however, you shall not: do anything likely to impair, interfere with or damage or cause harm or distress to any persons, or the network; do anything that will infringe any Intellectual Property Rights or other rights of Mondaq or any third party; or use the Website, Services and/or Content otherwise than in accordance with these Terms; use any trade marks or service marks of Mondaq or the Contributors, or do anything which may be seen to take unfair advantage of the reputation and goodwill of Mondaq or the Contributors, or the Website, Services and/or Content.

Mondaq reserves the right, in its sole discretion, to take any action that it deems necessary and appropriate in the event it considers that there is a breach or threatened breach of the Terms.

Mondaq’s Rights and Obligations

Unless otherwise expressly set out to the contrary, nothing in these Terms shall serve to transfer from Mondaq to you, any Intellectual Property Rights owned by and/or licensed to Mondaq and all rights, title and interest in and to such Intellectual Property Rights will remain exclusively with Mondaq and/or its licensors.

Mondaq shall use its reasonable endeavours to make the Website and Services available to you at all times, but we cannot guarantee an uninterrupted and fault free service.

Mondaq reserves the right to make changes to the services and/or the Website or part thereof, from time to time, and we may add, remove, modify and/or vary any elements of features and functionalities of the Website or the services.

Mondaq also reserves the right from time to time to monitor your Use of the Website and/or services.

Disclaimer

The Content is general information only. It is not intended to constitute legal advice or seek to be the complete and comprehensive statement of the law, nor is it intended to address your specific requirements or provide advice on which reliance should be placed. Mondaq and/or its Contributors and other suppliers make no representations about the suitability of the information contained in the Content for any purpose. All Content provided "as is" without warranty of any kind. Mondaq and/or its Contributors and other suppliers hereby exclude and disclaim all representations, warranties or guarantees with regard to the Content, including all implied warranties and conditions of merchantability, fitness for a particular purpose, title and non-infringement. To the maximum extent permitted by law, Mondaq expressly excludes all representations, warranties, obligations, and liabilities arising out of or in connection with all Content. In no event shall Mondaq and/or its respective suppliers be liable for any special, indirect or consequential damages or any damages whatsoever resulting from loss of use, data or profits, whether in an action of contract, negligence or other tortious action, arising out of or in connection with the use of the Content or performance of Mondaq’s Services.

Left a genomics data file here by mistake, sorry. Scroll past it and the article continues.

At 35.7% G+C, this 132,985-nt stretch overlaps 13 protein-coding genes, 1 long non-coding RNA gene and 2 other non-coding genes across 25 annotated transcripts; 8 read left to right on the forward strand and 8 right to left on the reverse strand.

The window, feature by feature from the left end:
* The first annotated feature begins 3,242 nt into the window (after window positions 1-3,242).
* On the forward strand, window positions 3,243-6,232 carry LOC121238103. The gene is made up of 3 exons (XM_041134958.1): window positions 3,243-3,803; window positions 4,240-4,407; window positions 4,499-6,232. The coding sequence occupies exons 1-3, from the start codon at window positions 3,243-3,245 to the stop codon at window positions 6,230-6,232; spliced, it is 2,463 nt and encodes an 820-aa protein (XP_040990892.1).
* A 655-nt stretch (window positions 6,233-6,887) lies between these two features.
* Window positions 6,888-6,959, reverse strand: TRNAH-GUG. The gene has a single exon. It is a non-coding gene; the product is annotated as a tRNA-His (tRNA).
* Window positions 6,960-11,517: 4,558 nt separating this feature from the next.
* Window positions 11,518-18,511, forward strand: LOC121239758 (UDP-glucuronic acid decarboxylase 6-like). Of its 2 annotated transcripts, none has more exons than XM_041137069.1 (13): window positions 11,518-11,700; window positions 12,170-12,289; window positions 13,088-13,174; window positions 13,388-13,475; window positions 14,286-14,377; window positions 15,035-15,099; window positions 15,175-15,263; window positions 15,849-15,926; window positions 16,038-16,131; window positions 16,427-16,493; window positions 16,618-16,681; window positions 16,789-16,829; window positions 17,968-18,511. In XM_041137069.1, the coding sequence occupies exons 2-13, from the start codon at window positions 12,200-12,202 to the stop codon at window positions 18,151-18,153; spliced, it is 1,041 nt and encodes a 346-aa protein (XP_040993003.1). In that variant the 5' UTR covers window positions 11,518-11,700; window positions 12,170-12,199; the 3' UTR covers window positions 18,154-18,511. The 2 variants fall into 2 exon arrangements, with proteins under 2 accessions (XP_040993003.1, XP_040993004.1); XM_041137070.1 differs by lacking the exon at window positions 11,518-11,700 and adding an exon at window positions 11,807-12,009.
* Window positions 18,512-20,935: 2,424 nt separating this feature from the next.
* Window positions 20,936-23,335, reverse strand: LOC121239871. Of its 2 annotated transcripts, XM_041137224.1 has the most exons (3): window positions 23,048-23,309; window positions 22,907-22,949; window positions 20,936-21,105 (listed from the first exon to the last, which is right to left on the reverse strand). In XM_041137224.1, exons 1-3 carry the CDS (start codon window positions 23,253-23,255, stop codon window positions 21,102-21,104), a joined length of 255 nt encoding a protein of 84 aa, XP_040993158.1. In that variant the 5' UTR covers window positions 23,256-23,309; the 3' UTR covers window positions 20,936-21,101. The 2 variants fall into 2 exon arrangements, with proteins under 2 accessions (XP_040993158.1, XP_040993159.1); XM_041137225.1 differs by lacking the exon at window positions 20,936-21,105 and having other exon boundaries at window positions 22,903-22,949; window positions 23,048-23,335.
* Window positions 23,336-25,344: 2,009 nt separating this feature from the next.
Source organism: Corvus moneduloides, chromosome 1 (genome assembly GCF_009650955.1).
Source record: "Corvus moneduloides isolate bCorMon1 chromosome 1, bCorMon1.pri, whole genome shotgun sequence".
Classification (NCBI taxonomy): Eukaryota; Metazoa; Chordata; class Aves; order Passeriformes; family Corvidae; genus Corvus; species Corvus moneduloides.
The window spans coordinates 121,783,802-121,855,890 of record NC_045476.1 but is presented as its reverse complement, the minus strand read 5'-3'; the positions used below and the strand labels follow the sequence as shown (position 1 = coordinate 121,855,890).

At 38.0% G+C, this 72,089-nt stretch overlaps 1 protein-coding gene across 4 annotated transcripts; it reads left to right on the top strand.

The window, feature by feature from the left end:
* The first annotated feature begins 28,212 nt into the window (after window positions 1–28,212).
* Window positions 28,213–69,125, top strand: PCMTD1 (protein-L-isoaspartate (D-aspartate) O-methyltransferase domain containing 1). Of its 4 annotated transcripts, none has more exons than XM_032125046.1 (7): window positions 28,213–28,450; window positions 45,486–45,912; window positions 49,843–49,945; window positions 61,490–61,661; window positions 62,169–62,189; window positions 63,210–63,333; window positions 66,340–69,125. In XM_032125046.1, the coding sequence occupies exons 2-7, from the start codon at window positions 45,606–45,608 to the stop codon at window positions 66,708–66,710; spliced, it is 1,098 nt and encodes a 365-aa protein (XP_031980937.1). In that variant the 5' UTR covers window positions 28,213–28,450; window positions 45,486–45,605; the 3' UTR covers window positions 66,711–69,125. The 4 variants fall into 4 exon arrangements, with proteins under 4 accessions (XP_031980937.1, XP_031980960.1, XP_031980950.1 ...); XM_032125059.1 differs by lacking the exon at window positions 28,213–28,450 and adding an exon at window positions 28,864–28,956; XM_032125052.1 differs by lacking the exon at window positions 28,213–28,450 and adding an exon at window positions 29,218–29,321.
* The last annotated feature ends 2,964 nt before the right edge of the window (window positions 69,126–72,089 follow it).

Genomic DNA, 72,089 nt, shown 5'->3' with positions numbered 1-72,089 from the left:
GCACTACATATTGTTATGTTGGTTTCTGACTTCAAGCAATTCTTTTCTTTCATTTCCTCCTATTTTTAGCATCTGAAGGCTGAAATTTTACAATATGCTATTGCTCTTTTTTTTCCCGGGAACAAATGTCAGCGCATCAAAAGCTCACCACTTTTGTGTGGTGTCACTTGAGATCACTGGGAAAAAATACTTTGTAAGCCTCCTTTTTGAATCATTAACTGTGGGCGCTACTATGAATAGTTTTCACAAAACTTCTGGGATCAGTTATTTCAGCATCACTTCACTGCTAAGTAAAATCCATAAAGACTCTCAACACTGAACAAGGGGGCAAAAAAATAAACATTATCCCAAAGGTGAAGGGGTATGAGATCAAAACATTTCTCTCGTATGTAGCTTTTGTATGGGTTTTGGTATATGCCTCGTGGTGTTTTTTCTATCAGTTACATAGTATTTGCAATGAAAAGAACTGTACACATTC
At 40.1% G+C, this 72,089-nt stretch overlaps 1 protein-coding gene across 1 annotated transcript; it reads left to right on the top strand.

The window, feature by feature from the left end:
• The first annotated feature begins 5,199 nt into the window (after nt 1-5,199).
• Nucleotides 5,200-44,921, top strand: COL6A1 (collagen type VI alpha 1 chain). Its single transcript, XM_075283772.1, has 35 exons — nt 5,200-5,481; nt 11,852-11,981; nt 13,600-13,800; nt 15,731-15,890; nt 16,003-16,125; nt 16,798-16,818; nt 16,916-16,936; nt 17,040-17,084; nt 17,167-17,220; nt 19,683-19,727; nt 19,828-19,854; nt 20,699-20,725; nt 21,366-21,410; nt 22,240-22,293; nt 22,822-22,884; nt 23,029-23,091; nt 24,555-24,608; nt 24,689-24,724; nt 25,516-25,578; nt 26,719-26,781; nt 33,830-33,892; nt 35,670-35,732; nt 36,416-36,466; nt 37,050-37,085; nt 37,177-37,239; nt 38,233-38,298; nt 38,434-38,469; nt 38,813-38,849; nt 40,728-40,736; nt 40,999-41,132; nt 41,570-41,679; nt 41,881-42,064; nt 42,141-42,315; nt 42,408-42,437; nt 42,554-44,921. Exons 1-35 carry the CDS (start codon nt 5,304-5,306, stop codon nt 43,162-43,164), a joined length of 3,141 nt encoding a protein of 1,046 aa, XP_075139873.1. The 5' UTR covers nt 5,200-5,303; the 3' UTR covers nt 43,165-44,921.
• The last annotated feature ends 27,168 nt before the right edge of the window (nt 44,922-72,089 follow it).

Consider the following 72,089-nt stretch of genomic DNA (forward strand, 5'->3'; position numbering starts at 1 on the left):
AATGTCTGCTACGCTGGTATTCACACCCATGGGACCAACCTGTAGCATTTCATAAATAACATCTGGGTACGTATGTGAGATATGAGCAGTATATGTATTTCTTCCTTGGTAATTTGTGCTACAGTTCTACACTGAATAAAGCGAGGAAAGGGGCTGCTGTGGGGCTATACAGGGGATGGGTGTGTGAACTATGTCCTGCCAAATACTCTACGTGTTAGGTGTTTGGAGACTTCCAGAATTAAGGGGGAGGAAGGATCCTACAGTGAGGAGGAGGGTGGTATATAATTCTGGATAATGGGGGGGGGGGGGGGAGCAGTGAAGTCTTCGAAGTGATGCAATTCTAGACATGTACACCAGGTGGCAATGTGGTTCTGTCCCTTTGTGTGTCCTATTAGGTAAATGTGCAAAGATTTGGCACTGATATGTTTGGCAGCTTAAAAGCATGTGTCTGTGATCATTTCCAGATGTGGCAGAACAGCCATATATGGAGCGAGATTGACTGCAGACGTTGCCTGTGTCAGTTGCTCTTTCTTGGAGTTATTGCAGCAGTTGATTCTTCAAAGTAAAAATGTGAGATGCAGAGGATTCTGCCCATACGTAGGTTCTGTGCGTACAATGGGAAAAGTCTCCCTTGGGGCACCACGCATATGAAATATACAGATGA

General

Mondaq may alter or amend these Terms by amending them on the Website. By continuing to Use the Services and/or the Website after such amendment, you will be deemed to have accepted any amendment to these Terms.

These Terms shall be governed by and construed in accordance with the laws of England and Wales and you irrevocably submit to the exclusive jurisdiction of the courts of England and Wales to settle any dispute which may arise out of or in connection with these Terms. If you live outside the United Kingdom, English law shall apply only to the extent that English law shall not deprive you of any legal protection accorded in accordance with the law of the place where you are habitually resident ("Local Law"). In the event English law deprives you of any legal protection which is accorded to you under Local Law, then these terms shall be governed by Local Law and any dispute or claim arising out of or in connection with these Terms shall be subject to the non-exclusive jurisdiction of the courts where you are habitually resident.

You may print and keep a copy of these Terms, which form the entire agreement between you and Mondaq and supersede any other communications or advertising in respect of the Service and/or the Website.

No delay in exercising or non-exercise by you and/or Mondaq of any of its rights under or in connection with these Terms shall operate as a waiver or release of each of your or Mondaq’s right. Rather, any such waiver or release must be specifically granted in writing signed by the party granting it.

If any part of these Terms is held unenforceable, that part shall be enforced to the maximum extent permissible so as to give effect to the intent of the parties, and the Terms shall continue in full force and effect.

Mondaq shall not incur any liability to you on account of any loss or damage resulting from any delay or failure to perform all or any part of these Terms if such delay or failure is caused, in whole or in part, by events, occurrences, or causes beyond the control of Mondaq. Such events, occurrences or causes will include, without limitation, acts of God, strikes, lockouts, server and network failure, riots, acts of war, earthquakes, fire and explosions.

By clicking Register you state you have read and agree to our Terms and Conditions